Rep. Elijah Cummings (D-Md.) has asked for contractors to appear before the House Committee on Oversight and Government Reform. (Photo by Pablo Martinez Monsivais/AP.)

The massive cyberattack last year on the federal contractor that conducted background investigations for security clearances may have been even more widespread than previously known, affecting the police force that protects Congress and an intelligence agency that helped track down Osama bin Laden.

After Falls Church, Va.-based USIS suffered the intrusion, the Office of Personnel Management and the Department of Homeland Security issued stop-work orders to the company. And eventually OPM, which conducts background checks for the overwhelming majority of the federal government, canceled USIS’s contracts, effectively putting the company out of business.

But now USIS has told Congress in a letter obtained by The Washington Post that the breach may have been even more damaging: OPM, two DHS agencies — Customs and Border Protection, and Immigration and Customs Enforcement — the U.S. Capitol Police and the National Geospatial-Intelligence Agency were all hit.

The revelation comes as members of the House Committee on Oversight and Government Reform are scheduled on Wednesday to question leaders of USIS and KeyPoint Government Solutions, which is now one of the leading providers of security investigations. It was also hacked last year.

Separately, the committee has been concerned about major intrusions into OPM’s networks that were publicly disclosed in recent weeks. One affected the database for background checks for clearances; another involved the personnel records of more than 4 million current and former employees.

The committee wants to know if the attacks on the contractors led to the breaches at OPM. On Tuesday, Katherine Archuleta, OPM’s director, told a Senate hearing that hackers used a credential used by KeyPoint to breach the agency’s network.

“I want to be very clear that, while the adversary leveraged [a] compromised KeyPoint user credential to gain access to OPM’s network, we don’t have any evidence that would suggest that KeyPoint as a company was responsible or directly involved in the intrusion,” she said.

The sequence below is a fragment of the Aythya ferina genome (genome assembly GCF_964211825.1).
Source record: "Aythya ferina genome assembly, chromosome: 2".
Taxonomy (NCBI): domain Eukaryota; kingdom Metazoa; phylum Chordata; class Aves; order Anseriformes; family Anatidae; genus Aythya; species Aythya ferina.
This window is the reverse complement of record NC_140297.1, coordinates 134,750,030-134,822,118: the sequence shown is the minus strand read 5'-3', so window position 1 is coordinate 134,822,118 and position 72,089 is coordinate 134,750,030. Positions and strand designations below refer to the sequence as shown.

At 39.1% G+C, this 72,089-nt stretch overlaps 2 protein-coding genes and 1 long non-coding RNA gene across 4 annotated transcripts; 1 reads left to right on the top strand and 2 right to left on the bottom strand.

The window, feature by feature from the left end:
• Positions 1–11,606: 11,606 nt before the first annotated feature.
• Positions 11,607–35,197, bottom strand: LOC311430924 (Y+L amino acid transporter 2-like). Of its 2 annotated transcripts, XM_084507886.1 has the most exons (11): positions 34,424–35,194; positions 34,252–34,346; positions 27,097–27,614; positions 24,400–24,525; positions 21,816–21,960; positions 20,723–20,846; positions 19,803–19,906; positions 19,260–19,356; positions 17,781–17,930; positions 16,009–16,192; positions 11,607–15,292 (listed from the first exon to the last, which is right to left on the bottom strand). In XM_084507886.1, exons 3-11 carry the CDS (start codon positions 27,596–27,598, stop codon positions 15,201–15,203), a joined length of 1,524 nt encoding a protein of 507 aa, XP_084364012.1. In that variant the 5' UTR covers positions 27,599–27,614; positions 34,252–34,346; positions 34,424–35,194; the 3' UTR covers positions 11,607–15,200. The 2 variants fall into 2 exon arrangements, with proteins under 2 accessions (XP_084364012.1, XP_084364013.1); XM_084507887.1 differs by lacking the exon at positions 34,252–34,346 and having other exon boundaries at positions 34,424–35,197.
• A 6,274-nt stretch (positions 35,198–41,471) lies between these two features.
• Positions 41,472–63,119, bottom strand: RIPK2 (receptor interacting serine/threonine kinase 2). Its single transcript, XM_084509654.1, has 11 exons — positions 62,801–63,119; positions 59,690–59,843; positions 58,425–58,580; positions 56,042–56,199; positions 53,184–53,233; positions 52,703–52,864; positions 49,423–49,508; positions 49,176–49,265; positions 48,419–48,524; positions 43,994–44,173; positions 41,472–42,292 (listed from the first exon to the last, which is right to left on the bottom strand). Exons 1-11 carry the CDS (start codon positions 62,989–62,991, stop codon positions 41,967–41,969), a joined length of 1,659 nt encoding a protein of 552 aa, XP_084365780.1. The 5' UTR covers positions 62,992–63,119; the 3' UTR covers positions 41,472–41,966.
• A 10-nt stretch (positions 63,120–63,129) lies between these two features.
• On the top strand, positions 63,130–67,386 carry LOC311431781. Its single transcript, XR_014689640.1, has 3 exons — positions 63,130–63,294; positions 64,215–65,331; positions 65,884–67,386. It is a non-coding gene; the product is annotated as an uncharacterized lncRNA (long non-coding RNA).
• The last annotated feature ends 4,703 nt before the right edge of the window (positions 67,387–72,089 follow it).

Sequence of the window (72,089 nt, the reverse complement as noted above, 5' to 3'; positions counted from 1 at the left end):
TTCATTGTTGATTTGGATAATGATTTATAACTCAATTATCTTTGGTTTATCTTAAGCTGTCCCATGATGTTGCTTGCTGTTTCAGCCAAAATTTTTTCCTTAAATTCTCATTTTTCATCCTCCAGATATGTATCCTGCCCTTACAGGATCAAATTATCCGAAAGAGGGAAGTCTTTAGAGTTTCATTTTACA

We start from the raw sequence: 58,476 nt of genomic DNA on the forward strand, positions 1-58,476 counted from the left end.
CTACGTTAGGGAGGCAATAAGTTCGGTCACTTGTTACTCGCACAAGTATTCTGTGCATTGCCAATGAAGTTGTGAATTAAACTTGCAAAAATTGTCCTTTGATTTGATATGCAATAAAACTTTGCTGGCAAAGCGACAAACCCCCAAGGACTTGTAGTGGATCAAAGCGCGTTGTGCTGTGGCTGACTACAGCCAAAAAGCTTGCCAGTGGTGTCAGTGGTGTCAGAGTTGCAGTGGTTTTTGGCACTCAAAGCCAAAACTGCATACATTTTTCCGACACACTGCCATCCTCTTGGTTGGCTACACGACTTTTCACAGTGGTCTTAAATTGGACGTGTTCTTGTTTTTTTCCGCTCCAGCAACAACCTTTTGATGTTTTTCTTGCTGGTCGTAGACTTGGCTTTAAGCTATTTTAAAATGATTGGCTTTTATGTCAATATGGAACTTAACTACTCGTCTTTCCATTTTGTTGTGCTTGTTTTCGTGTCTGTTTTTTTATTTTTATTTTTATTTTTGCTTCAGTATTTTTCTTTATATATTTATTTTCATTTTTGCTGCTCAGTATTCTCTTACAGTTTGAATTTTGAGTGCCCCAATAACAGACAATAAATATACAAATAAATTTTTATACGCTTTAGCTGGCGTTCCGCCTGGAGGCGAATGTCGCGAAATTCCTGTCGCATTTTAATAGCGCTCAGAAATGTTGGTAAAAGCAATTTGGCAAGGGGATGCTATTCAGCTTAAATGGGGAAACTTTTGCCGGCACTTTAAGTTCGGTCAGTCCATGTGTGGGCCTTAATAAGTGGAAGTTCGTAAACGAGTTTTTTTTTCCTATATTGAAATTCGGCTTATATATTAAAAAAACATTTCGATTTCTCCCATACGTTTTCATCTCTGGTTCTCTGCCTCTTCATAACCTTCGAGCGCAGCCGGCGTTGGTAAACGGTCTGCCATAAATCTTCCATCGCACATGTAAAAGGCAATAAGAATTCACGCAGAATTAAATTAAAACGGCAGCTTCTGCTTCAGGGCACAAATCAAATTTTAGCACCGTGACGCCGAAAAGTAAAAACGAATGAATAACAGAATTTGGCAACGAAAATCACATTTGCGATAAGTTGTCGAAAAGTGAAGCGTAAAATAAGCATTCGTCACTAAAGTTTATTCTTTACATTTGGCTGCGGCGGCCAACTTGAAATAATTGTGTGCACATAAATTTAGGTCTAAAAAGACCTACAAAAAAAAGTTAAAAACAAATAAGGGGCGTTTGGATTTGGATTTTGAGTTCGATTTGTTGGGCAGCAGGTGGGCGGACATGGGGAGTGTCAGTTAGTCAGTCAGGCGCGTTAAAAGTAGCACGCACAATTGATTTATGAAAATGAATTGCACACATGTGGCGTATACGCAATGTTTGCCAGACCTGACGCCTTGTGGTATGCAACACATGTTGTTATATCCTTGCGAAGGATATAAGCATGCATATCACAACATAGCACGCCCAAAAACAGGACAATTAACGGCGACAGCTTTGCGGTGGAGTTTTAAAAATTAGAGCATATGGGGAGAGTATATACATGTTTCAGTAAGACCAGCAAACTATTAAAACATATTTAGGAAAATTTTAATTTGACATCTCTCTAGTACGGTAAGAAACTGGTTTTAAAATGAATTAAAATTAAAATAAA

KeyPoint CEO Eric Hess said in prepared testimony for Wednesday’s hearings that “we have seen no evidence suggesting KeyPoint was in any way responsible for the OPM breach.”

He added, “KeyPoint is committed to ensuring the highest levels of protection for the sensitive information with which we are entrusted.”

In a statement to The Post, Rep. Elijah Cummings (D-Md.), the committee’s ranking member, said that contractors “have become a weak link in our nation’s security clearance process.”

“Based on this new information, the data breach at USIS appears much more damaging than previously known, affecting our intelligence community, our immigration agencies, and even our police officers here on Capitol Hill,” he said. “It is unclear why USIS withheld this information from Congress for so long, especially since I raised this question more than seven months ago.”

USIS and KeyPoint spokesmen declined to comment, and the National Geospatial-Intelligence Agency did not respond to a request for comment. After the breach was disclosed last year, both DHS and the Capitol Police said they notified all of their employees about the intrusion and took steps to protect their privacy.

During a hearing last week on the OPM breach, which has been linked to Chinese intruders, Cummings said one of the most critical questions was: “Did these cyber attackers gain access to OPM’s data systems using information they stole from USIS or KeyPoint last year?”

After a classified briefing on the matter, Cummings issued a statement that said he now feels “more strongly than ever” that the committee should hear from USIS and KeyPoint.

Cummings has been pressing the companies for more information for months but has had little luck and at one point accused USIS and its parent company of “obstructing this committee’s work.”

Robert Gianetta, USIS’s chief information officer, and Eric Hess, the chief executive of KeyPoint, are expected to appear before the committee on Wednesday along with Archuleta, the OPM director.

In response to questions submitted to the company in November, a USIS attorney provided an eight-page letter Tuesday, saying USIS discovered the breach itself and “consistently, openly and willingly shared information with the government regarding the cyber-attack.” It said it suffered the intrusion even though its security systems “met or exceeded requirements” imposed by the government.

USIS also has accused OPM of neglecting to share information that might have helped it detect its intrusion earlier. In addition to this year’s attack, OPM’s network was also breached months before the USIS attack.

The company also faces a whistleblower lawsuit alleging that it improperly “dumped” 665,000 background investigation cases, saying they had received a required quality review when in fact they had not. The suit, filed by Blake Percival, a former field work services director, and joined by the Justice Department, says the company rushed through the investigations in order to hit revenue incentive targets.

The Justice Department last week filed an objection to the bankruptcy plan of Altegrity, USIS’s parent company, saying that any damages awarded in the suit should not be erased by the bankruptcy.

Lisa Rein contributed to this report.

Read more: Even after Snowden, quota system on background checks may be imperiling U.S. secrets.